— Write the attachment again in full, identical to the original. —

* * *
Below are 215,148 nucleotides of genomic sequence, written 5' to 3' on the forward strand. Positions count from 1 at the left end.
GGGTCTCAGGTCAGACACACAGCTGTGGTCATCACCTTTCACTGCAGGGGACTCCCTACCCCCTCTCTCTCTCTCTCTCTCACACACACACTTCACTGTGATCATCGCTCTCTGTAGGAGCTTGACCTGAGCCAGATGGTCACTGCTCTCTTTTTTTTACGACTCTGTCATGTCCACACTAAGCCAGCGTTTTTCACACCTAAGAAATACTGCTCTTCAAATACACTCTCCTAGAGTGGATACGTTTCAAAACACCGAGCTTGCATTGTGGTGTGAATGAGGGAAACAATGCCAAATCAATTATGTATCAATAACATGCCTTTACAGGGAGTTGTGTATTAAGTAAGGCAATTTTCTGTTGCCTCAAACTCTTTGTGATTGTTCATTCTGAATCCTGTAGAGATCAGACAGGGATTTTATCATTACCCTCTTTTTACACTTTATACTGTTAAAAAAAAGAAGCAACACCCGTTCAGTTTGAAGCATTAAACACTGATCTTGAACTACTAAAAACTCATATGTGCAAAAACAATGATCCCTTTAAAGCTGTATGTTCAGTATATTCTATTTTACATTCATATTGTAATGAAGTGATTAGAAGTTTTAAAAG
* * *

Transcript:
Below are 215,148 nucleotides of genomic sequence, written 5' to 3' on the forward strand. Positions count from 1 at the left end.
GGGTCTCAGGTCAGACACACAGCTGTGGTCATCACCTTTCACTGCAGGGGACTCCCTACCCCCTCTCTCTCTCTCTCTCTCACACACACACTTCACTGTGATCATCGCTCTCTGTAGGAGCTTGACCTGAGCCAGATGGTCACTGCTCTCTTTTTTTTACGACTCTGTCATGTCCACACTAAGCCAGCGTTTTTCACACCTAAGAAATACTGCTCTTCAAATACACTCTCCTAGAGTGGATACGTTTCAAAACACCGAGCTTGCATTGTGGTGTGAATGAGGGAAACAATGCCAAATCAATTATGTATCAATAACATGCCTTTACAGGGAGTTGTGTATTAAGTAAGGCAATTTTCTGTTGCCTCAAACTCTTTGTGATTGTTCATTCTGAATCCTGTAGAGATCAGACAGGGATTTTATCATTACCCTCTTTTTACACTTTATACTGTTAAAAAAAAGAAGCAACACCCGTTCAGTTTGAAGCATTAAACACTGATCTTGAACTACTAAAAACTCATATGTGCAAAAACAATGATCCCTTTAAAGCTGTATGTTCAGTATATTCTATTTTACATTCATATTGTAATGAAGTGATTAGAAGTTTTAAAAG